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AbstractVitamin D deficiency has been associated with multiple diseases, but the causal relevance and underlying processes are not fully understood. Elucidating the mechanisms of action of drug treatments in humans is challenging, but application of functional genomic approaches in randomised trials may afford an opportunity to systematically assess molecular responses to treatments. In the Biochemical Efficacy and Safety Trial of Vitamin D (BEST-D), 305 community-dwelling individuals aged over 65 years were randomly allocated to treatment with vitamin D34000 IU, 2000 IU or placebo daily for 12 months. Genome-wide genotypes at baseline, and transcriptome and plasma levels of cytokines (IFN-γ, IL-10, IL-8, IL-6 and TNF-α) at baseline and after 12 months, were measured. The trial had >90% power to detect a 2-fold change in gene expression. Allocation to vitamin D for 12-months was associated with 2-fold higher plasma levels of 25-hydroxy-vitamin D (25[OH]D), but had no significant effect on whole-blood gene expression (FDR <5%) or on plasma levels of cytokines compared with placebo. In pre-specified analysis, rs7041 (intron variant, GC) had a significant effect on circulating levels of 25(OH)D in the low dose but not on the placebo or high dose vitamin D regimen. A gene expression quantitative trait locus analysis (eQTL) demonstrated evidence of 31,568 cis-eQTLs (unique SNP-probe pairs) among individuals at baseline and 34,254 after supplementation for 12 months (any dose), but had no significant effect on cis-eQTLs specific to vitamin D supplementation. The trial demonstrates the feasibility of application of functional genomics approaches in randomised trials to assess the effects of vitamin D on immune function.One sentence summarySupplementation with high-dose vitamin D in older people for 12 months in a randomised, placebo-controlled trial had no significant effect on gene expression or on plasma concentrations of cytokines.Trial registrationSRCTN registry (Number 07034656) and the European Clinical Trials Database (EudraCT Number 2011-005763-24).FundingMedical Research Council, British Heart Foundation, Wellcome Trust, European Research Council and Clinical Trial Service Unit, Nuffield Department of Population Health, University of Oxford, Oxford, United KingdomCopyrightOpen access article under the terms of CC BY.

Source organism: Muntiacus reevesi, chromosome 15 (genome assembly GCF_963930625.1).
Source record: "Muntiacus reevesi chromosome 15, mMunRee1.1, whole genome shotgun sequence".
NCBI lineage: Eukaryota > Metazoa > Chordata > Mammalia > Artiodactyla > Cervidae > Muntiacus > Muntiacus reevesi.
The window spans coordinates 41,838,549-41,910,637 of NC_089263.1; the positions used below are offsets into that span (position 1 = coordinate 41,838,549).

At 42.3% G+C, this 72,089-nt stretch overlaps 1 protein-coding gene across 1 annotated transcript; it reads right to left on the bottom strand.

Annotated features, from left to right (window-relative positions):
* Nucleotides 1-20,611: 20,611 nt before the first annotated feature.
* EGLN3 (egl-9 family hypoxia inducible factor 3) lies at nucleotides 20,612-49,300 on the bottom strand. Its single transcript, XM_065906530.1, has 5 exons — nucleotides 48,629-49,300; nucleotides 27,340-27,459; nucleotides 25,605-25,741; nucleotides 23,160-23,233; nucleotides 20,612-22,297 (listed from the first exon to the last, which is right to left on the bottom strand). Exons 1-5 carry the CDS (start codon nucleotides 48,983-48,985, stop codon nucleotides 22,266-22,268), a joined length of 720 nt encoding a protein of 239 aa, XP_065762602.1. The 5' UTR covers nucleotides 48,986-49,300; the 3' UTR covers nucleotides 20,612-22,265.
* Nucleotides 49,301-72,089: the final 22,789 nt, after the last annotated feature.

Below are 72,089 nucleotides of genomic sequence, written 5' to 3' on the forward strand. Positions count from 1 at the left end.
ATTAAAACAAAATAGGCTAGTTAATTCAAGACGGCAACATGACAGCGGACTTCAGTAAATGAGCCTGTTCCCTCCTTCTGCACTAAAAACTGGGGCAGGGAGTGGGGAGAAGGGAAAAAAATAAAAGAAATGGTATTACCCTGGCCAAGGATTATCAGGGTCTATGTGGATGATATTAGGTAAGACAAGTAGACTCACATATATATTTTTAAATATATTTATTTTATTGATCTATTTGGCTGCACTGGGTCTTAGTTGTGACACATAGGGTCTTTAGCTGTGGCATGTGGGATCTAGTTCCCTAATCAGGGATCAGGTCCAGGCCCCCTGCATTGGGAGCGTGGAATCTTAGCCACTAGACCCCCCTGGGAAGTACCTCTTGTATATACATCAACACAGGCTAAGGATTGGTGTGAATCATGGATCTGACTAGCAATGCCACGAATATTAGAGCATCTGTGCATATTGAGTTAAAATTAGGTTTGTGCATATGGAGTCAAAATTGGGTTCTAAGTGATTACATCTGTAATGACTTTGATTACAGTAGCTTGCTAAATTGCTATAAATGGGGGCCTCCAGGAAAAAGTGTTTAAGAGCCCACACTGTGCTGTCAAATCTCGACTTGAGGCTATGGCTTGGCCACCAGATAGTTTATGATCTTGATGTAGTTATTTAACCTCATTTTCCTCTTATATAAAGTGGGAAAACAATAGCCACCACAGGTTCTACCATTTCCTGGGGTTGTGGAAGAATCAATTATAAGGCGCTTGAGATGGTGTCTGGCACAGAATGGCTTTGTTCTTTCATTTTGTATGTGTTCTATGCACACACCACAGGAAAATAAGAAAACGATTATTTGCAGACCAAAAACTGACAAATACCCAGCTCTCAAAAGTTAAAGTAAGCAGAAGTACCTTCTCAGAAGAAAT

Original publication

DOI

10.1101/217612

Type

Journal article

Publisher

Cold Spring Harbor Laboratory

Publication Date

06/12/2017